Make War a Mere Contest of Machines Without Men and Without Loss of Life

Nikola Tesla? Apocryphal?

Dear Quote investigator: The famous inventor Nikola Tesla envisioned a future in which human lives would be spared during warfare because advanced technology would allow the construction of fighting automatons. This would transform “battle into a mere spectacle” of machines in combat. Tesla hoped that the end of bloodshed would lead to an enduring peace. I am looking for a citation. Would you please help?

Quote investigator: In 1900 Nikola Tesla published an article in “The Century Magazine”. He described his construction of a model boat that could be steered and controlled via wireless signals. He called the device a “telautomaton”, and he suggested that full scale vessels could carry explosives. He also imagined more advanced telautomatons able to act independently of human control. Yet, Tesla’s paradoxical goal was the end of warfare. Emphasis added to excerpts by QI: 1

So long as men meet in battle, there will be bloodshed. Bloodshed will ever keep up barbarous passion. To break this fierce spirit, a radical departure must be made, an entirely new principle must be introduced, something that never existed before in warfare—a principle which will forcibly, unavoidably, turn the battle into a mere spectacle, a play, a contest without loss of blood. To bring on this result men must be dispensed with: machine must fight machine. But how accomplish that which seems impossible?

The answer is simple enough: produce a machine capable of acting as though it were part of a human being—no mere mechanical contrivance, comprising levers, screws, wheels, clutches, and nothing more, but a machine embodying a higher principle, which will enable it to perform its duties as though it had intelligence, experience reason, judgment, a mind!

Below are additional excerpts and selected citations in chronological order.

Continue reading Make War a Mere Contest of Machines Without Men and Without Loss of Life

Notes:

  1. 1900 June, The Century Magazine, Volume 60, Number 2, The Problem of Increasing Human Energy With Special Reference To the Harnessing of the Sun’s Energy by Nikola Tesla, Start Page 175, Quote Page 184, Column 1, The Century Company, New York. (Google Books Full View) link

You May Live To See Man-Made Horrors Beyond Your Comprehension

Nikola Tesla? Apocryphal?

Dear Quote Investigator: Nikola Tesla was a brilliant inventor and showman with a science fictional mystique. The following ominous quotation is attributed to him:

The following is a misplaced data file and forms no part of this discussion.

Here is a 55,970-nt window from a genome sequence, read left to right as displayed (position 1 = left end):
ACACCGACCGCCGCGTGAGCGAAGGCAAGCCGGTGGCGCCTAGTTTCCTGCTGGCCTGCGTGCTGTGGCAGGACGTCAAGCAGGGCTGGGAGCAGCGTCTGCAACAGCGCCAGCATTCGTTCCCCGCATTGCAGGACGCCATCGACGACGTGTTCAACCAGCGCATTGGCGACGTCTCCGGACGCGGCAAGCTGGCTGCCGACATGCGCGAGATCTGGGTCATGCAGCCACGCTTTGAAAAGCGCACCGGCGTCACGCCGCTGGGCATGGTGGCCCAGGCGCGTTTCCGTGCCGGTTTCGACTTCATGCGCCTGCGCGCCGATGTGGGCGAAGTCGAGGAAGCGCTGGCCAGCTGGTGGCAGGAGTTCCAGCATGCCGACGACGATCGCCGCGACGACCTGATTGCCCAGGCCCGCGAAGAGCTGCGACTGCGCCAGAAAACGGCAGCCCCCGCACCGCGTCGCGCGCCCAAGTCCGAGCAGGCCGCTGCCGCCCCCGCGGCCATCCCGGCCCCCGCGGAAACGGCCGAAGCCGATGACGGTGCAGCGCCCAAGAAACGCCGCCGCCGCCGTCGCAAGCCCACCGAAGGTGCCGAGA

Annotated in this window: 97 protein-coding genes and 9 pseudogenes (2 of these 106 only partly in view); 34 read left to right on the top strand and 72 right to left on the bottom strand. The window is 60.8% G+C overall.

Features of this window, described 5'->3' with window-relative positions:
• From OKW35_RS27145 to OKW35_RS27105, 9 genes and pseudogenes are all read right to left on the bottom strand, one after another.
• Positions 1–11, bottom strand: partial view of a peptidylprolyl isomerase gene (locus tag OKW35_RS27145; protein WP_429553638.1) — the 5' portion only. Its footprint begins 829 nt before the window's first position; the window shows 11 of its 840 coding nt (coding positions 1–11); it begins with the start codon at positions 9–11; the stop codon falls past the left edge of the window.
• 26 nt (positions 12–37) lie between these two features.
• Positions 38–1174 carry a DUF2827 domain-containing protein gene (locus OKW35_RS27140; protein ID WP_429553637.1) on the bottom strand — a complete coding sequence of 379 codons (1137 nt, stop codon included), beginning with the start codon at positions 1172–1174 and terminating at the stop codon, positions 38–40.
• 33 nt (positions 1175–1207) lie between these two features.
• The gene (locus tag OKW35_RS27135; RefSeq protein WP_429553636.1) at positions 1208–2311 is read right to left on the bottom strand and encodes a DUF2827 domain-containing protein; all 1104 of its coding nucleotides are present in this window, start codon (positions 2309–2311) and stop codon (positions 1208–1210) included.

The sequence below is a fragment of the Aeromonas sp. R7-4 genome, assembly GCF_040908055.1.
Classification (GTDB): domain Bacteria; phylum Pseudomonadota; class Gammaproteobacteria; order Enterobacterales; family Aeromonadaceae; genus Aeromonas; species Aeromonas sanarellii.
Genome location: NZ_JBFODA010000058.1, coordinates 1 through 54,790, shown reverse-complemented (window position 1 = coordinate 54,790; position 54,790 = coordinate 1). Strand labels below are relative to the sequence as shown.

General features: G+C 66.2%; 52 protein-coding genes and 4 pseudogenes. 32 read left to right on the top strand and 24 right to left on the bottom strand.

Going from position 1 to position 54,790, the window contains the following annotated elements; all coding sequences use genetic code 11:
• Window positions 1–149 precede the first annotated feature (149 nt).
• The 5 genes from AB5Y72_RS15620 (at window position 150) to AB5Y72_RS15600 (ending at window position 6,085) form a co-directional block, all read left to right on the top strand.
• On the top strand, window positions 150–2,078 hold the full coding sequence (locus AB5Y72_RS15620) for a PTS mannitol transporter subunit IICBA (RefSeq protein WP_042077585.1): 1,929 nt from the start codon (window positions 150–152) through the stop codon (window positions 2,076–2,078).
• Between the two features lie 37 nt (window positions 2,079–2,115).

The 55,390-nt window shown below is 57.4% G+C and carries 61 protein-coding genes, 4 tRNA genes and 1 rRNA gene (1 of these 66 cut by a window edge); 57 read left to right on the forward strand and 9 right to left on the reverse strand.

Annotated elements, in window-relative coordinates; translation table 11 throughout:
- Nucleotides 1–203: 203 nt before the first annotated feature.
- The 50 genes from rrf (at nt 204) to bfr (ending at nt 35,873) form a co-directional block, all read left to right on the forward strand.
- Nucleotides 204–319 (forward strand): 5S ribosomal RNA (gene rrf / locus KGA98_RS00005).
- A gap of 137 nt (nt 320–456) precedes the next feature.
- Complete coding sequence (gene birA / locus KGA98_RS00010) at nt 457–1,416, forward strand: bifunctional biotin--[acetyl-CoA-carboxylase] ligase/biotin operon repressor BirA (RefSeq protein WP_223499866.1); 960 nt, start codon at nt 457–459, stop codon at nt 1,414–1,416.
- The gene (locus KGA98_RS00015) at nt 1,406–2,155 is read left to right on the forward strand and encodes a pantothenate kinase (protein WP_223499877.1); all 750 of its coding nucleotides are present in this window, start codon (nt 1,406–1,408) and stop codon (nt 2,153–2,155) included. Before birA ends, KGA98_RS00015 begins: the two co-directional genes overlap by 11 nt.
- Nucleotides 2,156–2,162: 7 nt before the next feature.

You may live to see man-made horrors beyond your comprehension.

Would you please help to find a solid citation?

Quote Investigator: The earliest strong match located by QI appeared in a 1947 “Esquire” magazine profile of Nikola Tesla titled “Ahead of His Time” by Dick Holdsworth. The quotation was spoken by the inventor during a demonstration held in New York: 1

At the first Electrical Exhibition held in the old Madison Square Garden in 1898 the inventor astonished spectators as he controlled by radio remote control an iron rowboat, which floated in a large tank of water in the center of the arena.

Tesla successfully operated a propeller attached to an electric motor, and he guided the small boat through intricate movements with a rudder. The observer’s reactions to the remarkable display were influenced by a mysterious event that occurred in February 1898. An explosion ripped through the warship USS Maine while it was docked in Havana Harbor and it quickly sank. Unsurprisingly, an unnamed military man observing Tesla’s demonstration envisioned the watercraft as a potential weapon, Emphasis added by QI: 2

“Why, with your radio boat—loaded with dynamite—we would have any enemy navy in the world at the bottom in no time,” exclaimed an admiral who saw the demonstration.

“With this principle,” replied Nikola Tesla more prophetically than he knew, “you may live to see man-made horrors beyond your comprehension.”

Tesla’s words were reportedly spoken forty-nine years before the “Esquire” article appeared in 1947, and Tesla himself died four years before publication in 1943. Thus, the credibility of this ascriptional evidence is reduced. Perhaps future researchers will be able to build on this lead.

Below are additional selected citations in chronological order.

Continue reading You May Live To See Man-Made Horrors Beyond Your Comprehension

Notes:

  1. 1947 October, Esquire, Volume 28, Number 4, Ahead of His Time by Dick Holdsworth, Start Page 124, Quote Page 125, Column 1, Esquire Inc., New York. (Verified on microfilm)
  2. 1947 October, Esquire, Volume 28, Number 4, Ahead of His Time by Dick Holdsworth, Start Page 124, Quote Page 125, Column 1, Esquire Inc., New York. (Verified on microfilm)